April 12, 2021 6:00am

Should Louisiana and New Orleans have the same COVID rules?

Power Poll members split on question that has separated governor, mayor

Photo of Drew Broach
New Orleans, LA Correspondent
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Key influencers in Jefferson and Orleans parishes are of two minds on whether New Orleans and Louisiana should have the same COVID-19 rules, according to the latest Times-Picayune Power Poll. Similarly, they split almost evenly on whether New Orleans restaurants should be allowed to serve at full capacity, as restaurants elsewhere in the state now may do.

The results underscore a pandemic-long disconnect between Gov. John Bel Edwards, who sets the rules for the state, and Mayor LaToya Cantrell, who may – and has – taken a stricter approach to public health. Both are Democrats.

The dining issue has been of particular concern to the Louisiana Restaurant Association, which last week demanded that Cantrell align her rules with the rest of the state.

“The mayor of New Orleans is killing small business,” said Power Poll member Roger Villere, a political consultant and former chairman of the Louisiana Republican Party. “Florida, Mississippi and Texas are open for business, and we are shut down in New Orleans? It makes no sense!”

But Power Poll member Allison Plyer, chief demographer for The Data Center, says it’s suppressing the pandemic – not relaxing rules – that will improve the economy.

“Harvard studies using detailed consumer expenditure data found that lifting restrictions didn't drive economic recovery and that resolving the pandemic will be key to boosting consumer confidence and spending,” Plyer said. “Lifting restrictions will only increase the virus' ability to spread and mutate and thus elongate our economic recovery/rebuilding.”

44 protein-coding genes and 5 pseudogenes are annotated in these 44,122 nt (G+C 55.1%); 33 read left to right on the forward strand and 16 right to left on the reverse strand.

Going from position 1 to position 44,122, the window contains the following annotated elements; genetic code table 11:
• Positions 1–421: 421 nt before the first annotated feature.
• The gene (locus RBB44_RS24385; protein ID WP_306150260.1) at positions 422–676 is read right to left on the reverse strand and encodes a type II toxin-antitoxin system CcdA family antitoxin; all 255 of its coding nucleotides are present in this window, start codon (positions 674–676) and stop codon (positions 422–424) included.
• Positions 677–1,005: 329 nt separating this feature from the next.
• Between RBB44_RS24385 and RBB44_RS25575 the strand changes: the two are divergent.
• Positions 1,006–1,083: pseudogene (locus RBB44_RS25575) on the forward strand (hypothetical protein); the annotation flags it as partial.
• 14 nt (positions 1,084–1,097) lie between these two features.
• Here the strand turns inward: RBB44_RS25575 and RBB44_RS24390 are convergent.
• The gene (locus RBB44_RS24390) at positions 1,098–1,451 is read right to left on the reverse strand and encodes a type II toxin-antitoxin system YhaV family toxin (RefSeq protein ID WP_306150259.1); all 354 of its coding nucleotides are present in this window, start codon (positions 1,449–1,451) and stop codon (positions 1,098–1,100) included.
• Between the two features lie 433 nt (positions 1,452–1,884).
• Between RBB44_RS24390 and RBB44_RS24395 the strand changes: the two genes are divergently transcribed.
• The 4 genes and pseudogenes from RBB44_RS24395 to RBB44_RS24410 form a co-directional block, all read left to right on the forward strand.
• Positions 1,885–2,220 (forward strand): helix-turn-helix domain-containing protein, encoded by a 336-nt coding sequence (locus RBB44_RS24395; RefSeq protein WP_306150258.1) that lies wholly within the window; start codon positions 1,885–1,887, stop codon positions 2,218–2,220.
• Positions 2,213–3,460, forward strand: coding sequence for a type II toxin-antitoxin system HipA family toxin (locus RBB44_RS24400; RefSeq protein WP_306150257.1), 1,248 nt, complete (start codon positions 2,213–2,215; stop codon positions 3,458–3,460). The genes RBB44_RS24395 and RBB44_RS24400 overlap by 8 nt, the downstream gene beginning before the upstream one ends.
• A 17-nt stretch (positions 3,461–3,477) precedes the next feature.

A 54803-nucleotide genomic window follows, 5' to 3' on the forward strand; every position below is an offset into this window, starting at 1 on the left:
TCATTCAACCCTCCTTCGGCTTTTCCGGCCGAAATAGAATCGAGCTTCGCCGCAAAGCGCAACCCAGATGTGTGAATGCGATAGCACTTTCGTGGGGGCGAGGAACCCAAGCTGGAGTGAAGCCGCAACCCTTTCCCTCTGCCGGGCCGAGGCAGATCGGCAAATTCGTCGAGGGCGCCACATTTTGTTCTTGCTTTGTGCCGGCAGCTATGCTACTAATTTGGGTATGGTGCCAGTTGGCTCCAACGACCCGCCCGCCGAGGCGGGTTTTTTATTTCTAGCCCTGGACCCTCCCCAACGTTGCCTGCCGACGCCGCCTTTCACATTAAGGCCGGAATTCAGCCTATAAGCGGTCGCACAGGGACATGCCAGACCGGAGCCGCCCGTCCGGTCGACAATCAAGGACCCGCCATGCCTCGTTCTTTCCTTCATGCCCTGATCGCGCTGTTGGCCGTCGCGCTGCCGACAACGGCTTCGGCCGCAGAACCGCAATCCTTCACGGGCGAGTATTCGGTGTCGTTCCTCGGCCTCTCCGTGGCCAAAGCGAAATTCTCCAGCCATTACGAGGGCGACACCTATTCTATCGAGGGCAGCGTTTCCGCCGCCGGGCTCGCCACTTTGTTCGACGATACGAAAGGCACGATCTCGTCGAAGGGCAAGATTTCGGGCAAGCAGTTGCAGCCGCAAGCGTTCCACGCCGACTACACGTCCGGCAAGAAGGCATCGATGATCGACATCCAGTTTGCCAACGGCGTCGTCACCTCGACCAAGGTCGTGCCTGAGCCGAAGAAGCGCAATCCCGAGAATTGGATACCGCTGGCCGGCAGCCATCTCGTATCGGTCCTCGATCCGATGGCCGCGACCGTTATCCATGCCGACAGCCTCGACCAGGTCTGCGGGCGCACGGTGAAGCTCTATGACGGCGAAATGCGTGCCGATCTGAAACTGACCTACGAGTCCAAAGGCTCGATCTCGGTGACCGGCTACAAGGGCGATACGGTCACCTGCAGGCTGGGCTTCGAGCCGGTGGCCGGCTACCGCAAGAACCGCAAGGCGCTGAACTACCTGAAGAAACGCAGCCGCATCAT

There was some consensus, however - even as vaccinations increase and new coronavirus cases decrease - that Louisiana should not drop its mask mandate.

Conducted online Monday through Thursday, The Times-Picayune Power Poll survey is not a scientific inquiry. But because it asks questions of the top Jefferson and Orleans parish influencers in business, politics, arts, media, non-profits and community affairs, it does afford a fascinating and non-partisan insight into the thoughts and opinions of those who steer the region. Of 369 Power Poll members surveyed this week, 99 voted for participation rate of 27%.

On a more obviously politically matter, most respondents predict Troy Carter will defeat Karen Carter Peterson for the 2nd Congressional District seat that Cedric Richmond resigned in January.

And in a question testing preference, almost as many say Carter should win.

The election is April 24.


Power Poll Members: Do you have a friend or colleague who should be on Power Poll? Please invite them to join!

About Power Poll: Power Poll asks questions of the most powerful, influential people in U.S. cities. It is not a scientific survey. But because the people responding to the surveys comprise the leadership structure of their cities, the results afford a fascinating glimpse into the thoughts, opinions, and beliefs of those in a position to make change. Power Poll is distinctly nonpartisan.

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